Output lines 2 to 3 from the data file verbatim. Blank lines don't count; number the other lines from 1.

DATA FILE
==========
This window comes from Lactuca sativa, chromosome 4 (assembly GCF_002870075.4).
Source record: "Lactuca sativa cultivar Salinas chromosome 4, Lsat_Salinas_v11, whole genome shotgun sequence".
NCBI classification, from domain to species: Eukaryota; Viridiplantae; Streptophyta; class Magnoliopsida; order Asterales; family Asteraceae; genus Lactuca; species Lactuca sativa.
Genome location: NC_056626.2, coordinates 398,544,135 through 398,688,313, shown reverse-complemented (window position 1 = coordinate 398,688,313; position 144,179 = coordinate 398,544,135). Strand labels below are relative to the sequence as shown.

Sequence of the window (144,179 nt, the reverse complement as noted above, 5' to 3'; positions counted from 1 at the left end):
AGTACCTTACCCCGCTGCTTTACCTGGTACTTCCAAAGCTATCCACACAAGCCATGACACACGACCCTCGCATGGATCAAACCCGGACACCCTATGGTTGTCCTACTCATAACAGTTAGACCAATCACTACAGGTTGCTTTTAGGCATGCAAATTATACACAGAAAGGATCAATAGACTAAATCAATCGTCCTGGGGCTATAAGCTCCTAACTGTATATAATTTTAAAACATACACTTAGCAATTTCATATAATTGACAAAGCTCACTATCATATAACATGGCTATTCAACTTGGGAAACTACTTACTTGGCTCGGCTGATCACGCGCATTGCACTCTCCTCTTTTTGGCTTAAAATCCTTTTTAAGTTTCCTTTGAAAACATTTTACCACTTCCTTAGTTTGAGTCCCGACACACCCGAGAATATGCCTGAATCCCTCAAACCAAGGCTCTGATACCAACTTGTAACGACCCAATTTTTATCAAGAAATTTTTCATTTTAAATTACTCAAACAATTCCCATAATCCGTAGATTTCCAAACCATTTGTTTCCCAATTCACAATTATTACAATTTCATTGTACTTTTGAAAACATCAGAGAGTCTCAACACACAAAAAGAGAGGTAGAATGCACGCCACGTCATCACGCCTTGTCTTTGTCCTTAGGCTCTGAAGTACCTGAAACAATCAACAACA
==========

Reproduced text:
Source record: "Lactuca sativa cultivar Salinas chromosome 4, Lsat_Salinas_v11, whole genome shotgun sequence".
NCBI classification, from domain to species: Eukaryota; Viridiplantae; Streptophyta; class Magnoliopsida; order Asterales; family Asteraceae; genus Lactuca; species Lactuca sativa.